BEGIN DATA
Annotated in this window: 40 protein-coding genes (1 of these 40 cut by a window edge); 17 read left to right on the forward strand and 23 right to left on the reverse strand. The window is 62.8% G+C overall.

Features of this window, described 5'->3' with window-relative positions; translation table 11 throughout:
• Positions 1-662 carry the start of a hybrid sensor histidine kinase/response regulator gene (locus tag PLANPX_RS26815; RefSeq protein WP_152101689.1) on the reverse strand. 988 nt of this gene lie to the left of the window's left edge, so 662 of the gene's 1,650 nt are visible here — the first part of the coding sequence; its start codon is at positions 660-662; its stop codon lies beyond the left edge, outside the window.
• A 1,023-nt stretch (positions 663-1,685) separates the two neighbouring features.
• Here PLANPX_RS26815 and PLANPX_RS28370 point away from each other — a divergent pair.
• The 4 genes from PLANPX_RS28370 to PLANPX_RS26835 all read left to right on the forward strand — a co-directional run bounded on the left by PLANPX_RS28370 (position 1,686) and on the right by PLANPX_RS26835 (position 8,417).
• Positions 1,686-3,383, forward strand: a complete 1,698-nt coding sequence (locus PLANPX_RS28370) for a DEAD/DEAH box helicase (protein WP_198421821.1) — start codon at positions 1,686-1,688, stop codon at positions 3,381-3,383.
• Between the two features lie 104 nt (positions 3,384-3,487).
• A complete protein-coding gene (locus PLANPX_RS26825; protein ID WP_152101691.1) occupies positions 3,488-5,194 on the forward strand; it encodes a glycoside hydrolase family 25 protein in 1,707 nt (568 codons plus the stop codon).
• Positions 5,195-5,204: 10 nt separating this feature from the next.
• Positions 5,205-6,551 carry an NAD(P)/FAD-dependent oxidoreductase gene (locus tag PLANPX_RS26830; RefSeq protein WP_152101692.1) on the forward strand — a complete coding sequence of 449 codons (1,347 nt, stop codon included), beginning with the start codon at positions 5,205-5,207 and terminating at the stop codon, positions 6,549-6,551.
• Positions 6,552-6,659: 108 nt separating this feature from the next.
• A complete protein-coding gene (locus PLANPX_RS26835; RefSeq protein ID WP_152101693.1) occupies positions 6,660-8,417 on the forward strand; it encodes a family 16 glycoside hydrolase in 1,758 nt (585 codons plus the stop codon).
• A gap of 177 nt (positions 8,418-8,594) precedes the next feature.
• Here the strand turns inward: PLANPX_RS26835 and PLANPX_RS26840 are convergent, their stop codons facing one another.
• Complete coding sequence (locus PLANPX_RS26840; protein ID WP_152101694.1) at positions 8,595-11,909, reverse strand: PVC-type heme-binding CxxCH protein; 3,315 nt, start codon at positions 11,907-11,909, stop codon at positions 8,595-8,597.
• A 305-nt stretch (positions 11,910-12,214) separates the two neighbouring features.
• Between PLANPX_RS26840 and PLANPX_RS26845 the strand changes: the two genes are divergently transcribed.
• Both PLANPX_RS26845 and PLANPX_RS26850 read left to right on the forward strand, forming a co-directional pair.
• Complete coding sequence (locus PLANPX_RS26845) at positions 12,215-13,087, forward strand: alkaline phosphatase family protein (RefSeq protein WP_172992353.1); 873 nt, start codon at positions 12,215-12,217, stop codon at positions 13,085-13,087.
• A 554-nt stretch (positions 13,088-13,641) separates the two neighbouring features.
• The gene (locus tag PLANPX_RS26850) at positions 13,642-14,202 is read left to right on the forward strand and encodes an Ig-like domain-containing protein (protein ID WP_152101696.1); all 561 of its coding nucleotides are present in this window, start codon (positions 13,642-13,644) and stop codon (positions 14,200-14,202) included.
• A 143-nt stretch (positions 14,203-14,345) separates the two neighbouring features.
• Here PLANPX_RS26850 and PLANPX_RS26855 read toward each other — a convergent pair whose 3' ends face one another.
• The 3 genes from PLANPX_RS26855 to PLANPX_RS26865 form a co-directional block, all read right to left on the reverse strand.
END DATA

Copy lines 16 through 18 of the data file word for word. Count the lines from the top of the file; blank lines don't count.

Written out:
• Complete coding sequence (locus PLANPX_RS26840; protein ID WP_152101694.1) at positions 8,595-11,909, reverse strand: PVC-type heme-binding CxxCH protein; 3,315 nt, start codon at positions 11,907-11,909, stop codon at positions 8,595-8,597.
• A 305-nt stretch (positions 11,910-12,214) separates the two neighbouring features.
• Between PLANPX_RS26840 and PLANPX_RS26845 the strand changes: the two genes are divergently transcribed.